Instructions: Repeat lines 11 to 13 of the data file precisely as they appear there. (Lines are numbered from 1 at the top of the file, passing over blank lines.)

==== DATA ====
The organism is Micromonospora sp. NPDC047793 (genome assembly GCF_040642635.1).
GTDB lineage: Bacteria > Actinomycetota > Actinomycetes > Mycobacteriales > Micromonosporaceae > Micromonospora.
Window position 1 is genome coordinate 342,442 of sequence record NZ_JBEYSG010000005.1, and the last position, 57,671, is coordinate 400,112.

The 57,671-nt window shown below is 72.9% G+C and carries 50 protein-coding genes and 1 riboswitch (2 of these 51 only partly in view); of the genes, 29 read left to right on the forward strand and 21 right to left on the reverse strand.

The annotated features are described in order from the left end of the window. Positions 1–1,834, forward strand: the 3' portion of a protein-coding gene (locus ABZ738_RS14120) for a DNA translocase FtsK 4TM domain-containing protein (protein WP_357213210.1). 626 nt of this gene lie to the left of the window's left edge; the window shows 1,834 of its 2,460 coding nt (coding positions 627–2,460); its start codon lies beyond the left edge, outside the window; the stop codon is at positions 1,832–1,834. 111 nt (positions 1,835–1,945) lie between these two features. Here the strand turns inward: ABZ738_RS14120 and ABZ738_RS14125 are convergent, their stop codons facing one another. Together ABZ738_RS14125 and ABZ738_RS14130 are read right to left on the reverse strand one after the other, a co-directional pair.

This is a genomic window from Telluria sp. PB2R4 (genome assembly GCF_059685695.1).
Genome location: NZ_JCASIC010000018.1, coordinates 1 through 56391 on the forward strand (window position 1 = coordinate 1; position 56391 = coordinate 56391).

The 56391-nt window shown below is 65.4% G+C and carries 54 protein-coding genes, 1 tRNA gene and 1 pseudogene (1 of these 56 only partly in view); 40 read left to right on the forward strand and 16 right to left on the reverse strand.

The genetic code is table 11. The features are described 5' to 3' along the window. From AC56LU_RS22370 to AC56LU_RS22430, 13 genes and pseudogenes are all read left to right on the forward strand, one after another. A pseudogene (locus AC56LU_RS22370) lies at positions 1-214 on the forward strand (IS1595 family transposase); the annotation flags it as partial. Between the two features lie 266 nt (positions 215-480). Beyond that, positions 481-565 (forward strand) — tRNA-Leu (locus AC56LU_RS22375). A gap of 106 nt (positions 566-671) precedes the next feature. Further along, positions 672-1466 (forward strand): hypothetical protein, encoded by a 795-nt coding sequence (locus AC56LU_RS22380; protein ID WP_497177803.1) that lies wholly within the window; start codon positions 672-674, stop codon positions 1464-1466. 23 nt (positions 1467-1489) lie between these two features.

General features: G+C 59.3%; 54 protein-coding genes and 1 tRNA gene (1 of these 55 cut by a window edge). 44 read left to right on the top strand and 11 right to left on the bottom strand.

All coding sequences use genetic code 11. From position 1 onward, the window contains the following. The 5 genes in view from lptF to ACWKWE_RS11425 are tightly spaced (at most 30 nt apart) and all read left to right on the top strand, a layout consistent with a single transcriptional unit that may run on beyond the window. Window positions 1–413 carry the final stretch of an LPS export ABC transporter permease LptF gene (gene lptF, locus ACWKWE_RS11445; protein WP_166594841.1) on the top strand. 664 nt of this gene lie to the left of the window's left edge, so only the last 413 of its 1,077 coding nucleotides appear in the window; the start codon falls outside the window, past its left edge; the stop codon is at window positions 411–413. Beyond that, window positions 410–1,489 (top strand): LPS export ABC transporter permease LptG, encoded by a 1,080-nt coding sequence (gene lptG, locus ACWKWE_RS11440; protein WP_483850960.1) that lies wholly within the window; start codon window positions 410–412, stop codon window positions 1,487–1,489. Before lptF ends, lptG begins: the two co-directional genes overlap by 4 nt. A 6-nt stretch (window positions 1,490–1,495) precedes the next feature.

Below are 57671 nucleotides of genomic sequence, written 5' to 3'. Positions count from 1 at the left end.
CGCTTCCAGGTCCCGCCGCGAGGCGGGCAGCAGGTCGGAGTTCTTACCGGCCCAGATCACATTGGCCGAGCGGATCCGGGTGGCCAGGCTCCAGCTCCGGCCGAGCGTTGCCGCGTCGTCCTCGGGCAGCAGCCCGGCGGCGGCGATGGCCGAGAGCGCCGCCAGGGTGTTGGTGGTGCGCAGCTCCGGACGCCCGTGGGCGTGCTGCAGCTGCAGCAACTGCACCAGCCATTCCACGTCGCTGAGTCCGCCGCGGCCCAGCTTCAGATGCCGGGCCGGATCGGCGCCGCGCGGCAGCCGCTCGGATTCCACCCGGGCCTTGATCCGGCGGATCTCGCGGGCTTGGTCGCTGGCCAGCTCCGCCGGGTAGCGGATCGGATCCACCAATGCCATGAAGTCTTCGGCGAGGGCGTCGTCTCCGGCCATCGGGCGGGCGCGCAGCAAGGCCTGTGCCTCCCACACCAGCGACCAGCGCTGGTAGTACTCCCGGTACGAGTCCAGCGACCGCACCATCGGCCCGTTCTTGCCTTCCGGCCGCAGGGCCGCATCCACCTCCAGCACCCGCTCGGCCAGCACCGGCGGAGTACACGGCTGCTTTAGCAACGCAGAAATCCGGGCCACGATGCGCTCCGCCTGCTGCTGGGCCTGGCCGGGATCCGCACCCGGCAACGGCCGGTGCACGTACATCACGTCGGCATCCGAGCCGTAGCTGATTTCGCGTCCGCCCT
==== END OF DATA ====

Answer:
All coding sequences use genetic code 11. From position 1 onward, the window contains the following. The 5 genes in view from lptF to ACWKWE_RS11425 are tightly spaced (at most 30 nt apart) and all read left to right on the top strand, a layout consistent with a single transcriptional unit that may run on beyond the window. Window positions 1–413 carry the final stretch of an LPS export ABC transporter permease LptF gene (gene lptF, locus ACWKWE_RS11445; protein WP_166594841.1) on the top strand. 664 nt of this gene lie to the left of the window's left edge, so only the last 413 of its 1,077 coding nucleotides appear in the window; the start codon falls outside the window, past its left edge; the stop codon is at window positions 411–413. Beyond that, window positions 410–1,489 (top strand): LPS export ABC transporter permease LptG, encoded by a 1,080-nt coding sequence (gene lptG, locus ACWKWE_RS11440; protein WP_483850960.1) that lies wholly within the window; start codon window positions 410–412, stop codon window positions 1,487–1,489. Before lptF ends, lptG begins: the two co-directional genes overlap by 4 nt. A 6-nt stretch (window positions 1,490–1,495) precedes the next feature.

Below are 57671 nucleotides of genomic sequence, written 5' to 3'. Positions count from 1 at the left end.
CGCTTCCAGGTCCCGCCGCGAGGCGGGCAGCAGGTCGGAGTTCTTACCGGCCCAGATCACATTGGCCGAGCGGATCCGGGTGGCCAGGCTCCAGCTCCGGCCGAGCGTTGCCGCGTCGTCCTCGGGCAGCAGCCCGGCGGCGGCGATGGCCGAGAGCGCCGCCAGGGTGTTGGTGGTGCGCAGCTCCGGACGCCCGTGGGCGTGCTGCAGCTGCAGCAACTGCACCAGCCATTCCACGTCGCTGAGTCCGCCGCGGCCCAGCTTCAGATGCCGGGCCGGATCGGCGCCGCGCGGCAGCCGCTCGGATTCCACCCGGGCCTTGATCCGGCGGATCTCGCGGGCTTGGTCGCTGGCCAGCTCCGCCGGGTAGCGGATCGGATCCACCAATGCCATGAAGTCTTCGGCGAGGGCGTCGTCTCCGGCCATCGGGCGGGCGCGCAGCAAGGCCTGTGCCTCCCACACCAGCGACCAGCGCTGGTAGTACTCCCGGTACGAGTCCAGCGACCGCACCATCGGCCCGTTCTTGCCTTCCGGCCGCAGGGCCGCATCCACCTCCAGCACCCGCTCGGCCAGCACCGGCGGAGTACACGGCTGCTTTAGCAACGCAGAAATCCGGGCCACGATGCGCTCCGCCTGCTGCTGGGCCTGGCCGGGATCCGCACCCGGCAACGGCCGGTGCACGTACATCACGTCGGCATCCGAGCCGTAGCTGATTTCGCGTCCGCCCT